Big Data, High Tech Maps Give Health Care Providers New Insights
A recently published study demonstrates the power of geographic information systems (GIS) technology to help determine if resources are getting to the areas of most need.
The study, published in Journal of Aging and Health, combined GIS, clinical data from hospitals in Texas, and other geospatial data to paint a more comprehensive picture than is typically shown about how assets are distributed relative to need. Samuel Towne, an assistant professor of Health Management and Informatics at the University of Central Florida, led the study.
The approach is an example of combing big data with other tools that can give practitioners information to improve the delivery of products or services. In this case, the results could help agencies keep older adults who are more prone to falls safer by providing prevention education in the right places.
The study looked at one particular resource — an evidence-based fall prevention program — to identify whether it was reaching areas with highest needs, which can be defined in many ways. The study authors looked at a variety of factors including areas with a high rate of fall-related hospitalizations among older adults.
The researchers believe state government agencies can build upon this model to explore these and other areas of interest through asset mapping relative to need.
“This study has the potential to serve as a model for both continued evaluation within and across states and to provide critical and actionalable information to stakeholders associated with program planning for older adults both locally and statewide,” Towne says.
The collaboration among academia, individuals affiliated with hospital systems, and aging services providers which facilitate many critical evidence-based programs to older adults in the community made the research possible.
Other members of the research team include: Matthew Lee Smith, Minjie Xu, Yajuan Li and Marcia G. Ory of Texas A&M University, Sungmin Lee from the University of Conneticut, Sushma Sharma from the Dallas-Fort Worth Hospital Council Foundation, Don Smith from the United Way of Tarrant County and Yasmin Fucci from Florida Department of Health Bureau of Vital Statistics.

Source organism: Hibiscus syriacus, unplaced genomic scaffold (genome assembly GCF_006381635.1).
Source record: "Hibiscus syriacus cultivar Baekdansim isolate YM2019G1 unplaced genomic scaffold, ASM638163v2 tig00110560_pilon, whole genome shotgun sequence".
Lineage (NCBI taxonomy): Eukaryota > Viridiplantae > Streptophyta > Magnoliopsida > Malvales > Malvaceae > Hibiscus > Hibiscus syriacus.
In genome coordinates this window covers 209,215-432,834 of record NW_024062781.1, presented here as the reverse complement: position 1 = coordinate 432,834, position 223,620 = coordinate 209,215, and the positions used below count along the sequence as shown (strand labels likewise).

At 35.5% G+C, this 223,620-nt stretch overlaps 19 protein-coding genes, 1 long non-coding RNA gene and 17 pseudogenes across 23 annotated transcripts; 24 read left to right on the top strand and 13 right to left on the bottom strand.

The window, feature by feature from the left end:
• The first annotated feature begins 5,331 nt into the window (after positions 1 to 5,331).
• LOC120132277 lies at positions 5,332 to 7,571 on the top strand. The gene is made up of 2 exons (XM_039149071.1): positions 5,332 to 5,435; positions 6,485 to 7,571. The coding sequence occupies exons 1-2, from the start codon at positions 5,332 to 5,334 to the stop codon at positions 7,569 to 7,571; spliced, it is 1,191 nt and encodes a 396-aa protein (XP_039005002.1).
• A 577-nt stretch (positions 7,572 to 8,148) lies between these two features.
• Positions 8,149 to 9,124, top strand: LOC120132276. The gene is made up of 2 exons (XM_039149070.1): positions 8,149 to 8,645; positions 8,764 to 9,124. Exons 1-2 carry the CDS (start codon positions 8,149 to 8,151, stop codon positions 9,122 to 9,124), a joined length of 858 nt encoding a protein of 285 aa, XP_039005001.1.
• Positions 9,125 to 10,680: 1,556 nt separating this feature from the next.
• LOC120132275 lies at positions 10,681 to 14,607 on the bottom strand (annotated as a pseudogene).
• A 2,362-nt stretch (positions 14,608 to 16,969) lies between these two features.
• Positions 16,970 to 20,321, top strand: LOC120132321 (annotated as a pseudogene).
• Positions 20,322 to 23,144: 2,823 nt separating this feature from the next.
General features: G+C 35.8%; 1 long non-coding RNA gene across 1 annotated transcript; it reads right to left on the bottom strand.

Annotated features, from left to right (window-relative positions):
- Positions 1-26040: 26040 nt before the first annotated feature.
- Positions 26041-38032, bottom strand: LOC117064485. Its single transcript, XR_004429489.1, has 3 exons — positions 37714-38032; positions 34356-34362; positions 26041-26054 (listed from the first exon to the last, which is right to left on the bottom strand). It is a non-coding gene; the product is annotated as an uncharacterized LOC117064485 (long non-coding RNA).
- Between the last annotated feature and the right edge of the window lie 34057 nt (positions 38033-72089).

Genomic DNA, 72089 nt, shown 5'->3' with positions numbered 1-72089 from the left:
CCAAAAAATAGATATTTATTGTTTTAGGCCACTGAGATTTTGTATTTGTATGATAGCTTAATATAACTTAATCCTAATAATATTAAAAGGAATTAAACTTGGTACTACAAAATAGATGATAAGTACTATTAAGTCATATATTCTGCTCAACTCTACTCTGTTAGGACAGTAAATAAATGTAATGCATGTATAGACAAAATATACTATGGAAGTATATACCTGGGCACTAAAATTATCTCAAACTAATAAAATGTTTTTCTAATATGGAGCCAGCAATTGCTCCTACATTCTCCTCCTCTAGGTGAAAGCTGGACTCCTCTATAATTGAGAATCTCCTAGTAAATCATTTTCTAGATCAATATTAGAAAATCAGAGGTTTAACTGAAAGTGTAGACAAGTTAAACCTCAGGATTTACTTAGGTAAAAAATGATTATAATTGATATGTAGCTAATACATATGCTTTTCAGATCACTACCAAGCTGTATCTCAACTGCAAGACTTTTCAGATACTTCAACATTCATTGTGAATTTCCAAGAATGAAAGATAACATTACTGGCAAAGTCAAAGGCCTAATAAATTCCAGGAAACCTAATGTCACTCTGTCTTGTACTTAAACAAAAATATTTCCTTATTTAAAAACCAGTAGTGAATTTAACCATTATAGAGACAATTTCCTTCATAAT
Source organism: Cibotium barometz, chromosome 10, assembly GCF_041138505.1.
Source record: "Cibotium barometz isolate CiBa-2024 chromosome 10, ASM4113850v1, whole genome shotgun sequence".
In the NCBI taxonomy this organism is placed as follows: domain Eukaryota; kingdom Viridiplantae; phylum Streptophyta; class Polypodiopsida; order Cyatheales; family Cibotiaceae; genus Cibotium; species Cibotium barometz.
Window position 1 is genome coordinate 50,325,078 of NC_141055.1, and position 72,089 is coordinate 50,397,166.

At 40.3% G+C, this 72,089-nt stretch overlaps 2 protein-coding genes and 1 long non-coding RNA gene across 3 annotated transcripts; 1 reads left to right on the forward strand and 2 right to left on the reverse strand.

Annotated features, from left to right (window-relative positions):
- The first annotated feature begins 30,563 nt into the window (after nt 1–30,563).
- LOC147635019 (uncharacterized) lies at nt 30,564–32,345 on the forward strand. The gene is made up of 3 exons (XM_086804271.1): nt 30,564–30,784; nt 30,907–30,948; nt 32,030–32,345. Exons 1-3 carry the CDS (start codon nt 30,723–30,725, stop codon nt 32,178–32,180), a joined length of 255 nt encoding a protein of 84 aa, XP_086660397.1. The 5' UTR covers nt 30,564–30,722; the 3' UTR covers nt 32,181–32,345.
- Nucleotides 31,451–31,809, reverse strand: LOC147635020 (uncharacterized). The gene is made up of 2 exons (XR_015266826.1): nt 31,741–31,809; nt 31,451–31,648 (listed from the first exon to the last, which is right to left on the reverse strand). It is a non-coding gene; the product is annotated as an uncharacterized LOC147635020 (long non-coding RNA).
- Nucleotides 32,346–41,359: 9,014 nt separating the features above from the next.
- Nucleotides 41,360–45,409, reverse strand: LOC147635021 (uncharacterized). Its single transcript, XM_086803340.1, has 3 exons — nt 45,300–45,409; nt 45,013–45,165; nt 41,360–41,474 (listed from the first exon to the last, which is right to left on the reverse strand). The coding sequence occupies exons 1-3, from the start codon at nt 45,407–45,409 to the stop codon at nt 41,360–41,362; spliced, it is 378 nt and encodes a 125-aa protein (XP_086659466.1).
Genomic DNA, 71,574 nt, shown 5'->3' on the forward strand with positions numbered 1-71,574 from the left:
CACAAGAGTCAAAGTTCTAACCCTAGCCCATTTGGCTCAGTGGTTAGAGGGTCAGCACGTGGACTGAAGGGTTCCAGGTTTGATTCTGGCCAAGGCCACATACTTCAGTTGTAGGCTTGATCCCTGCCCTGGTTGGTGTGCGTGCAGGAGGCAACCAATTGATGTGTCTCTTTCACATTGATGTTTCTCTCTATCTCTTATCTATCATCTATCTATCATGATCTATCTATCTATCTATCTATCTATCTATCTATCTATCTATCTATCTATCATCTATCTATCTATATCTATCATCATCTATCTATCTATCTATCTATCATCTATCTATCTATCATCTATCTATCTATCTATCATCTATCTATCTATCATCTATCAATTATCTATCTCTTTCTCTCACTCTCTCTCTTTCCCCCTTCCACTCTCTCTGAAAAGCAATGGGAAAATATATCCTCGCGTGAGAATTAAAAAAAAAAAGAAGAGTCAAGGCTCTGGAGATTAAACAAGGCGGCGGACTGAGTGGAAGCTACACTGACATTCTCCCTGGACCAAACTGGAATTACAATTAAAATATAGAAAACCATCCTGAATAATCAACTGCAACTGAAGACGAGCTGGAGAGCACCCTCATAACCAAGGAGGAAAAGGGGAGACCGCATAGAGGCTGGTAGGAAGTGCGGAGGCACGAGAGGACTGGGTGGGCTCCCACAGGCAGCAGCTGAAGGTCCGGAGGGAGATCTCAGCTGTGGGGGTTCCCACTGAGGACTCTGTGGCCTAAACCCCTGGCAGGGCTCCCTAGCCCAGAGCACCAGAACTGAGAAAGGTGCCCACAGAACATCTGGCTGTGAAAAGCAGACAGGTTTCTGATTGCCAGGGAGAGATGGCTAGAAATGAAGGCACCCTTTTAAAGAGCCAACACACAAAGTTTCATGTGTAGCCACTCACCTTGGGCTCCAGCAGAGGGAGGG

Towne joined UCF in 2018 and is part of the university’s Disability, Aging, and Technology Faculty Cluster. He has multiple degrees including a doctorate in health services policy and management from the University of South Carolina. He also holds affiliations with Texas A&M University.
Share This Article
Condensing complex research or creative work and explaining it to others can be an incredibly difficult task, and that’s what 16 UCF graduate students were challenged with when they participated...
Researchers from the University of Central Florida, the University of Texas at Dallas, and Vanderbilt University have received a three-year, $927,203 grant for advancing future quantum education by using virtual...
Fifteen faculty members were celebrated for their leadership and the impact they are making in communities, the nation, and the world during UCF’s annual Luminary Awards held Tuesday at Leu...
Pursuing graduate study is one of the most significant decisions a person will make in shaping their life. Whether you want to become an expert in your field, advance further...
A new Naval Research Laboratory-funded project led by a UCF researcher will work to create a morphing hypersonic engine for ultra-fast travel, building on UCF’s already leading-edge developing hypersonic propulsion....